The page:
About 15 years ago, I spoke at a conference of one of the largest dog training professional organizations. I gave a demonstration of how to safely and quickly stop food aggression. My demonstrator for the event was a five-year-old German Shepherd – not just any German Shepherd. This dog was a FEMA certified search dog. Her problem was that as she grew older, she started attacking any dog that came near while there was food present – which in most cases was another search dog.

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Gradual Desensitization and Counter Conditioning: Too little, too late

Author: Gary Wilkes
From a presentation at the Central Veterinary Conference, San Diego 2010

In the world of modern behavior therapy, there are two popular mainstays – gradual desensitization and counter conditioning. If a dog is terrified of thunderstorms, one plays back a sound recording of thunder at very low volume and “desensitizes” the dog to the thunder over a long period of time. Counter Conditioning refers to replacing a currently objectionable behavior with an acceptable behavior. Though widely used and recommended, these tools have very limited ability to control unacceptable companion animal behavior.

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Operant Modalities: Alternatives to Psychotropic drugs – Presentation for CVC, Washington DC By Gary Wilkes

One aspect of veterinary behavioral therapy is the use of psychotropic drugs to control behavior. To set the context for my comments, I am not a veterinarian. I do not claim any direct working knowledge of these drugs – but I routinely work with animals that do. Note: This presentation is not about abandoning or curtailing the use of chemical therapy for treating behavior problems. Diagnosis and treatment with psychotropic drugs is often a needed component for a dog’s sustained mental health. The goal of this presentation is to offer a different perspective and potential solutions that dovetail standard medical diagnosis and treatment.

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Political Correctness and actually caring about the fate of dogs.

Imagine your dog becomes epileptic. Your vet says that you have to record each seizure, how long it lasts and some general details. How long will you do this? If you are Sandy Duxberry, you’ll do it 24/7 for two years until Gypsy is seizing constantly. Your life is a shambles from lack of sleep, the pain of watching your dog go through writhing, mindless seizures and spending 80% of your waking time taking care of your dog. That is one end of the spectrum.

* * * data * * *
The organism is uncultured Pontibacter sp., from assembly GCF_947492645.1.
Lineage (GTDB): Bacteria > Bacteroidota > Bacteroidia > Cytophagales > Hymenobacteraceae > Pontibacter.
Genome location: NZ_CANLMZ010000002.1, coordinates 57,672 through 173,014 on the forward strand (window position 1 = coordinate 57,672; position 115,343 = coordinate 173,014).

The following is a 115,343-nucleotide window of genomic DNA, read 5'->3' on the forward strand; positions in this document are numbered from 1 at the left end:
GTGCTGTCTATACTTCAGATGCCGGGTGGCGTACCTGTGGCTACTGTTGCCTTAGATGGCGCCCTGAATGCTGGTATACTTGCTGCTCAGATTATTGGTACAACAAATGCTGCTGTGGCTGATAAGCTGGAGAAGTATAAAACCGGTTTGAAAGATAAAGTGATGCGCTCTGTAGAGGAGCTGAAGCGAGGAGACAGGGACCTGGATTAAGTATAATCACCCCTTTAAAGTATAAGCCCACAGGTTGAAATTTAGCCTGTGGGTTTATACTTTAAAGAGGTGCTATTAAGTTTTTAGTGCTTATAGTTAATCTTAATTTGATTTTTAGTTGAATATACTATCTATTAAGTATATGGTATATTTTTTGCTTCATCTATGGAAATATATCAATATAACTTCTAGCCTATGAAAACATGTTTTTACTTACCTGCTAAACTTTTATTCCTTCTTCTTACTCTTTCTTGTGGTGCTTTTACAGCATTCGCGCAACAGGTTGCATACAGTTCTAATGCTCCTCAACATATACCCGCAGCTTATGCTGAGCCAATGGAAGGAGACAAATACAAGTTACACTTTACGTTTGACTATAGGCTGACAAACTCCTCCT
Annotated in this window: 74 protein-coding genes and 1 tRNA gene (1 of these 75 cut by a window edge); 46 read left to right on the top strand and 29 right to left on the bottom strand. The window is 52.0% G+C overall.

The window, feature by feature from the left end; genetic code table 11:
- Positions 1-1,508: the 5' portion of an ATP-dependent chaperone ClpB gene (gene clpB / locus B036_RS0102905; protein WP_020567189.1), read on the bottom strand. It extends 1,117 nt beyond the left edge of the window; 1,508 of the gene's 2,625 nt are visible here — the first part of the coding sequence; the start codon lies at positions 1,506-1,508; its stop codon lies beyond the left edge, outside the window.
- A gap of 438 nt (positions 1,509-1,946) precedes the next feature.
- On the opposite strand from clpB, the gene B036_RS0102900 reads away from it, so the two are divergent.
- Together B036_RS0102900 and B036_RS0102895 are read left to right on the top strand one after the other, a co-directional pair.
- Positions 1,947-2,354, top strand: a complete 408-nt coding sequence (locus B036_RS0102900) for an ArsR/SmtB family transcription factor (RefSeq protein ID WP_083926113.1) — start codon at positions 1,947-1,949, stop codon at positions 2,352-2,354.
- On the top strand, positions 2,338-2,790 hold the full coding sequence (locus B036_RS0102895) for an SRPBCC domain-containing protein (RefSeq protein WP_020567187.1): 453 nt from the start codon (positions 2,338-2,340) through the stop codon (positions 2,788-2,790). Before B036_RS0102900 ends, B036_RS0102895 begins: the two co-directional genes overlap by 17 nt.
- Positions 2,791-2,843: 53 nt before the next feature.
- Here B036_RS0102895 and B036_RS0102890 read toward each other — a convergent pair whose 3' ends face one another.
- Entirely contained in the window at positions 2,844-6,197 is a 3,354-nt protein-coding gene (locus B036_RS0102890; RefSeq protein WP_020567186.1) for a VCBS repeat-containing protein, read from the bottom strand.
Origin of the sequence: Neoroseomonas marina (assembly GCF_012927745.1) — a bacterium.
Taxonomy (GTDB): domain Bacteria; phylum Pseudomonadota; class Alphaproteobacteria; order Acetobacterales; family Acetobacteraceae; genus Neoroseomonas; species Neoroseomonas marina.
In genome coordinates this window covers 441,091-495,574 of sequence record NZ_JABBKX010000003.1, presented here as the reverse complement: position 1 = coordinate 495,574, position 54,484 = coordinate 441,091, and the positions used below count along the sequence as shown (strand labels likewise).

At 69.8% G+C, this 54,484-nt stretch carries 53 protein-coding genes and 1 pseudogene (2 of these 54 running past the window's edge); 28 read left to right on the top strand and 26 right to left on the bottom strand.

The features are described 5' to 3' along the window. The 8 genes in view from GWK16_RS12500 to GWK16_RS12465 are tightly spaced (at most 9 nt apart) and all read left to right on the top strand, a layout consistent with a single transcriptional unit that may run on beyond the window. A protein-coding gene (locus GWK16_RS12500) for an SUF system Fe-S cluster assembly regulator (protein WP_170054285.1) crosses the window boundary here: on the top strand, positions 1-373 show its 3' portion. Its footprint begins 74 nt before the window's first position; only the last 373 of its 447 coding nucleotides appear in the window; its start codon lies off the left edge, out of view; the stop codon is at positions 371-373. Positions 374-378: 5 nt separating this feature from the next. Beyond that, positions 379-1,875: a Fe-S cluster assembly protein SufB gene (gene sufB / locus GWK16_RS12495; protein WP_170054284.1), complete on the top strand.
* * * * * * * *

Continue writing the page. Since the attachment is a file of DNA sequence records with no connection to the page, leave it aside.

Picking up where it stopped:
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Left or Right: You make the call.

 

The chart above signifies something. First, you have to know that this is a standard celeration chart. The horizontal lines increase logarithmically. Meaning from the baseline to the first line is 10. From the first line to the second line is 100. Next is 1,000 and the final one is 10,000. The individual human in this study is doing an undesired behavior, such as self-injury, up to 100 times a day. More than 5 per hour. The left side of the chart shows the use of positive methods to control the behavior. (That is the meaning of “positive programming” in this example.) The chart below shows the full cumulative record after a change in treatment. It shows a dramatic drop in the behavior. What was the change? The introduction of contingent punishment in the form of skin-shock. Meaning if you do X (pound your eyes) you will be shocked. If you do not do X you will not be shocked. Continue reading

Faster isn’t better…or is it?

In the litany of illogical excuses to ban and condemn punishment one is especially ludicrous and most often deceitful and malicious. That rule is “faster isn’t better”. This is usually stated in the context that people who use punishment use it as a short-cut, because it’s easier. Then it is stated that positive methods are “better” somehow because they take longer. Continue reading